Ryan O'Neill was born in Glasgow and has lived in Africa, Europe, Asia and Australia. This mirrors the geographical spread of his first story collection, of pithy, tragi-comic vignettes. Several of the protagonists are writers or teachers, exhibiting the foibles of these professions: pedantry about grammar; an almost uxorious love of language; competitiveness.
Playful with content, O'Neill is also joyfully original with format. "Figures of a Marriage" is related entirely in graphs, pie charts, tables, Venn diagrams, flow charts and lists. "Seventeen Rules" tells sequential paragraphs of a story by adhering to the writing tips of famous authors.
There are harrowing tales of the Rwandan genocide. Freshness is maintained by allowing characters' personalities to show rather than merely recounting carnage. In "English as a Foreign Language", a Rwandan student defends himself from reliving the trauma by only talking of it in clichés.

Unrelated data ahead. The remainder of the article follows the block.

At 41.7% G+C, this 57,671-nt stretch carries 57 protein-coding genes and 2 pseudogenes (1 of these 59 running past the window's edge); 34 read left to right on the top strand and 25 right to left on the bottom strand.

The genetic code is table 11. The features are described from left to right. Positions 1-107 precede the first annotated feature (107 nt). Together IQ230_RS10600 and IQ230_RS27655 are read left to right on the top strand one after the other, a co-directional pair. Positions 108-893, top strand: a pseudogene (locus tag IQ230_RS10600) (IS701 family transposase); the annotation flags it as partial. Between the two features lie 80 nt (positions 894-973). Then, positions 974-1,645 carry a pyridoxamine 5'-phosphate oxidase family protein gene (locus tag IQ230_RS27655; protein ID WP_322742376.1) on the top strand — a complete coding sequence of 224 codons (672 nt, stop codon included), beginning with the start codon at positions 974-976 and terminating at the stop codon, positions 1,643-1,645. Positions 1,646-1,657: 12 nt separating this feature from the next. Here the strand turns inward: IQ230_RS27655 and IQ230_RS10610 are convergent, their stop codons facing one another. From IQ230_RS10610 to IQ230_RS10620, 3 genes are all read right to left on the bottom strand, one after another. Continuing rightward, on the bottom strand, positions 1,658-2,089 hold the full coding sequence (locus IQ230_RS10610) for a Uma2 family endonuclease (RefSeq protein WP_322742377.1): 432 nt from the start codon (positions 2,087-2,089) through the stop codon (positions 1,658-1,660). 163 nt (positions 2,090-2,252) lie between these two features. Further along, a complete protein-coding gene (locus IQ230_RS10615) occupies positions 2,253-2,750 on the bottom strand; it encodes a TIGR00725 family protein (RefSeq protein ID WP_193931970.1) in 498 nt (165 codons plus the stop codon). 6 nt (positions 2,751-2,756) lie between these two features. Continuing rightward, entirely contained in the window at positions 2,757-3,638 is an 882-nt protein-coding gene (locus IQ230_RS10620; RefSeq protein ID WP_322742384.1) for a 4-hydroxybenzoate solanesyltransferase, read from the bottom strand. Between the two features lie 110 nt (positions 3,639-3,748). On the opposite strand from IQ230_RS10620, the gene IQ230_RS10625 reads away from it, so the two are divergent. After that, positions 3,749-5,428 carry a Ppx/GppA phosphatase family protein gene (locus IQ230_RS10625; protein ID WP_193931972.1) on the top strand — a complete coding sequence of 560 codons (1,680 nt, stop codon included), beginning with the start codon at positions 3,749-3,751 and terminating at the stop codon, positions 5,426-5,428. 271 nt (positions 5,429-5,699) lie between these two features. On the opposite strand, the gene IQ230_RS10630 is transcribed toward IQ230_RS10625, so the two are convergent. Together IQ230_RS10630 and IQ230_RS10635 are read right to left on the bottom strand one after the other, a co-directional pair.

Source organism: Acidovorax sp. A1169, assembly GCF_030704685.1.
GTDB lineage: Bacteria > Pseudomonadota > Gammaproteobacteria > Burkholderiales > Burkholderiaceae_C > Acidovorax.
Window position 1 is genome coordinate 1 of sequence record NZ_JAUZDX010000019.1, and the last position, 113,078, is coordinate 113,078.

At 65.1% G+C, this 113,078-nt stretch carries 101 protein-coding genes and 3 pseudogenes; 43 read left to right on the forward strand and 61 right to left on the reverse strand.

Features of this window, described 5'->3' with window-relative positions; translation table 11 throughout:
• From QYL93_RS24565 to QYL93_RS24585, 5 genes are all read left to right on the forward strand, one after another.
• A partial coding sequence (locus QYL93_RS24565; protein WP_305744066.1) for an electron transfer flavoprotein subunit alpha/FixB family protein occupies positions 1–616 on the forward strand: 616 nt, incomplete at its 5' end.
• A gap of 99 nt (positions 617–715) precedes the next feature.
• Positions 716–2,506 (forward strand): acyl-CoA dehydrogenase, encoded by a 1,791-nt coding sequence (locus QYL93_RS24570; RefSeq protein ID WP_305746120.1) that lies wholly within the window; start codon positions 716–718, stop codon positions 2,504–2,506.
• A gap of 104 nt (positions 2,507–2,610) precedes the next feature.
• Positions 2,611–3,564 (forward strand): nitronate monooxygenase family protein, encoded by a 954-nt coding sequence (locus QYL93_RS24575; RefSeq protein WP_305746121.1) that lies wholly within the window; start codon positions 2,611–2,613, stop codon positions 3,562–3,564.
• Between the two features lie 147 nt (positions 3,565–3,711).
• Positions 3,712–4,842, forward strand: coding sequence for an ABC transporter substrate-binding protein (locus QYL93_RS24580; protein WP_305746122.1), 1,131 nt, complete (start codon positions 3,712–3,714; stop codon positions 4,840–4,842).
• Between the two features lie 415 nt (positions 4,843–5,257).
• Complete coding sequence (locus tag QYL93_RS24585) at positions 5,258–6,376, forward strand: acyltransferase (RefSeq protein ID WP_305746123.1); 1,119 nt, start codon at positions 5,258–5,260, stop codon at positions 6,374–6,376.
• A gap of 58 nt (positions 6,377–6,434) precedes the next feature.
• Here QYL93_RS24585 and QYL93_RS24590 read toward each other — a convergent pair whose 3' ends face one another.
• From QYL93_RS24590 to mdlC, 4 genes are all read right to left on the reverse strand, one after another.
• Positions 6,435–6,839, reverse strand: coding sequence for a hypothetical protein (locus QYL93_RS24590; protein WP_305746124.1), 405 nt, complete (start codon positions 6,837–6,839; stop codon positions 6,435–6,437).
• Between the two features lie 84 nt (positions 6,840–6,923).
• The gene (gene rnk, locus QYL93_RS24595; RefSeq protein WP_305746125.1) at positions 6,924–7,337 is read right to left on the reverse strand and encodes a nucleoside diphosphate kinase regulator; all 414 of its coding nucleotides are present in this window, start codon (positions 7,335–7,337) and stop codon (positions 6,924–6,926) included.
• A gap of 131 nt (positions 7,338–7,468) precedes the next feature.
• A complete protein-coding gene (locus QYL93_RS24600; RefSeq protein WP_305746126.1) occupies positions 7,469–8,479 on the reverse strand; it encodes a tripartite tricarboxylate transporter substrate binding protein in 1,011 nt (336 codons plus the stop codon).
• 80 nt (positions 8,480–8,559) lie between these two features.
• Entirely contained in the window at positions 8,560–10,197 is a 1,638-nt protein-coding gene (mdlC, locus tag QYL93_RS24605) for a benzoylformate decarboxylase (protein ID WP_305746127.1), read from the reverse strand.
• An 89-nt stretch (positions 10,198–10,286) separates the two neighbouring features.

The undue emphasis on religious teaching in some African schools is highlighted in "The Saved", where a bishop equates attractiveness with wanton sexuality, and plots against an able but non-Christian Ugandan science teacher. The pain of Africa is captured in throwaway phrases: "a baby cried as if for future sorrow". But "a riot of colour" to describe African markets seems hackneyed.
There are several Scots male protagonists here, and they provide humour as well as brutality and tragedy. "Four Letter Words" is a boy's story of his parents, constructed around the profanities his father taught him. "Typography" is a prize-winning story about a teenager coping with loss.
There is a magnetic insouciance and irreverence to many characters, such as the complaints handler who had taken to "silently lipping obscenities as he listened to grievances". And the lack of objectivity of some critics is mercilessly lampooned in "The Eunuch in the Harem". Ambrose Bierce's quote, "the covers of this book are too far apart", appears here – but it can't be said about this brilliant collection.
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